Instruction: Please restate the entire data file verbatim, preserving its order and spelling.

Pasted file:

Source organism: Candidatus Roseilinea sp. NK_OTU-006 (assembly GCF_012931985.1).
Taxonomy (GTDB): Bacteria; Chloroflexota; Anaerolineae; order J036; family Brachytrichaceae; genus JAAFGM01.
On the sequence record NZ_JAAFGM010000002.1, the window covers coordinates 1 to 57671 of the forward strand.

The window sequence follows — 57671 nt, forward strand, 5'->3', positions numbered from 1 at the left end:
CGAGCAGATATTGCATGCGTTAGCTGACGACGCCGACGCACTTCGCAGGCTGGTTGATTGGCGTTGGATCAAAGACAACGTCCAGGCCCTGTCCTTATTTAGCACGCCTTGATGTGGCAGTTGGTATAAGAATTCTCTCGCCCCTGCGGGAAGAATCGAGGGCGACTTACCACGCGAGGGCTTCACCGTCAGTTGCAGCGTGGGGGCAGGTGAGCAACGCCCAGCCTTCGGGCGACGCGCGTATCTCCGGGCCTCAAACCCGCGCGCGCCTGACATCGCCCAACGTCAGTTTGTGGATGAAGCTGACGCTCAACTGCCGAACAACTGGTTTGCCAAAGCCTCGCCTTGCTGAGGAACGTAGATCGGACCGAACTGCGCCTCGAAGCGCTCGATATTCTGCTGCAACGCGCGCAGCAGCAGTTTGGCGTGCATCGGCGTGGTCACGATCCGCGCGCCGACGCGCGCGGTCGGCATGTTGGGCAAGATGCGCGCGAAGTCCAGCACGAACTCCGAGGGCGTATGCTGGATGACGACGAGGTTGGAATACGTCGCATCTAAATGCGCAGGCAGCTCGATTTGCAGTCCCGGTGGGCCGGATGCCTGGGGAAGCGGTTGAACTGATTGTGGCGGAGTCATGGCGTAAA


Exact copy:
Source organism: Candidatus Roseilinea sp. NK_OTU-006 (assembly GCF_012931985.1).
Taxonomy (GTDB): Bacteria; Chloroflexota; Anaerolineae; order J036; family Brachytrichaceae; genus JAAFGM01.
On the sequence record NZ_JAAFGM010000002.1, the window covers coordinates 1 to 57671 of the forward strand.

The window sequence follows — 57671 nt, forward strand, 5'->3', positions numbered from 1 at the left end:
CGAGCAGATATTGCATGCGTTAGCTGACGACGCCGACGCACTTCGCAGGCTGGTTGATTGGCGTTGGATCAAAGACAACGTCCAGGCCCTGTCCTTATTTAGCACGCCTTGATGTGGCAGTTGGTATAAGAATTCTCTCGCCCCTGCGGGAAGAATCGAGGGCGACTTACCACGCGAGGGCTTCACCGTCAGTTGCAGCGTGGGGGCAGGTGAGCAACGCCCAGCCTTCGGGCGACGCGCGTATCTCCGGGCCTCAAACCCGCGCGCGCCTGACATCGCCCAACGTCAGTTTGTGGATGAAGCTGACGCTCAACTGCCGAACAACTGGTTTGCCAAAGCCTCGCCTTGCTGAGGAACGTAGATCGGACCGAACTGCGCCTCGAAGCGCTCGATATTCTGCTGCAACGCGCGCAGCAGCAGTTTGGCGTGCATCGGCGTGGTCACGATCCGCGCGCCGACGCGCGCGGTCGGCATGTTGGGCAAGATGCGCGCGAAGTCCAGCACGAACTCCGAGGGCGTATGCTGGATGACGACGAGGTTGGAATACGTCGCATCTAAATGCGCAGGCAGCTCGATTTGCAGTCCCGGTGGGCCGGATGCCTGGGGAAGCGGTTGAACTGATTGTGGCGGAGTCATGGCGTAAA